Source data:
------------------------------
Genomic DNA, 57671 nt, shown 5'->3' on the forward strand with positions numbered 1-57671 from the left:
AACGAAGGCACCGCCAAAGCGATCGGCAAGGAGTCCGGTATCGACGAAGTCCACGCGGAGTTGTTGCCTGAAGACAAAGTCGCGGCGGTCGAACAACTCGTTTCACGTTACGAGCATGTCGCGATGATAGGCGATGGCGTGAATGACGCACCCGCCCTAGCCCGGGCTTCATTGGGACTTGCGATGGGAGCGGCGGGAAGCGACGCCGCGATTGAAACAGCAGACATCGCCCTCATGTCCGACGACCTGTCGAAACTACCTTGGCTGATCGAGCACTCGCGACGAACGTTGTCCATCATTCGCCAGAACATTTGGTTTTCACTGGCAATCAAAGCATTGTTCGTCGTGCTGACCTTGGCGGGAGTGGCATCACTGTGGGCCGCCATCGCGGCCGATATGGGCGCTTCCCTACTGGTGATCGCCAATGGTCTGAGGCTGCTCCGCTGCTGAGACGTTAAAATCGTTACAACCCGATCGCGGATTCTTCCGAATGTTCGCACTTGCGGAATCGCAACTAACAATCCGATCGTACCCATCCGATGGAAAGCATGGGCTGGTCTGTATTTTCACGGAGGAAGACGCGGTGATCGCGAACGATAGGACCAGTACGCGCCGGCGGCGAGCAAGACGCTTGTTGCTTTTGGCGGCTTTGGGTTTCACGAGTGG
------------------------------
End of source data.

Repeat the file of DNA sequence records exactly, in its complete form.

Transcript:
Genomic DNA, 57671 nt, shown 5'->3' on the forward strand with positions numbered 1-57671 from the left:
AACGAAGGCACCGCCAAAGCGATCGGCAAGGAGTCCGGTATCGACGAAGTCCACGCGGAGTTGTTGCCTGAAGACAAAGTCGCGGCGGTCGAACAACTCGTTTCACGTTACGAGCATGTCGCGATGATAGGCGATGGCGTGAATGACGCACCCGCCCTAGCCCGGGCTTCATTGGGACTTGCGATGGGAGCGGCGGGAAGCGACGCCGCGATTGAAACAGCAGACATCGCCCTCATGTCCGACGACCTGTCGAAACTACCTTGGCTGATCGAGCACTCGCGACGAACGTTGTCCATCATTCGCCAGAACATTTGGTTTTCACTGGCAATCAAAGCATTGTTCGTCGTGCTGACCTTGGCGGGAGTGGCATCACTGTGGGCCGCCATCGCGGCCGATATGGGCGCTTCCCTACTGGTGATCGCCAATGGTCTGAGGCTGCTCCGCTGCTGAGACGTTAAAATCGTTACAACCCGATCGCGGATTCTTCCGAATGTTCGCACTTGCGGAATCGCAACTAACAATCCGATCGTACCCATCCGATGGAAAGCATGGGCTGGTCTGTATTTTCACGGAGGAAGACGCGGTGATCGCGAACGATAGGACCAGTACGCGCCGGCGGCGAGCAAGACGCTTGTTGCTTTTGGCGGCTTTGGGTTTCACGAGTGG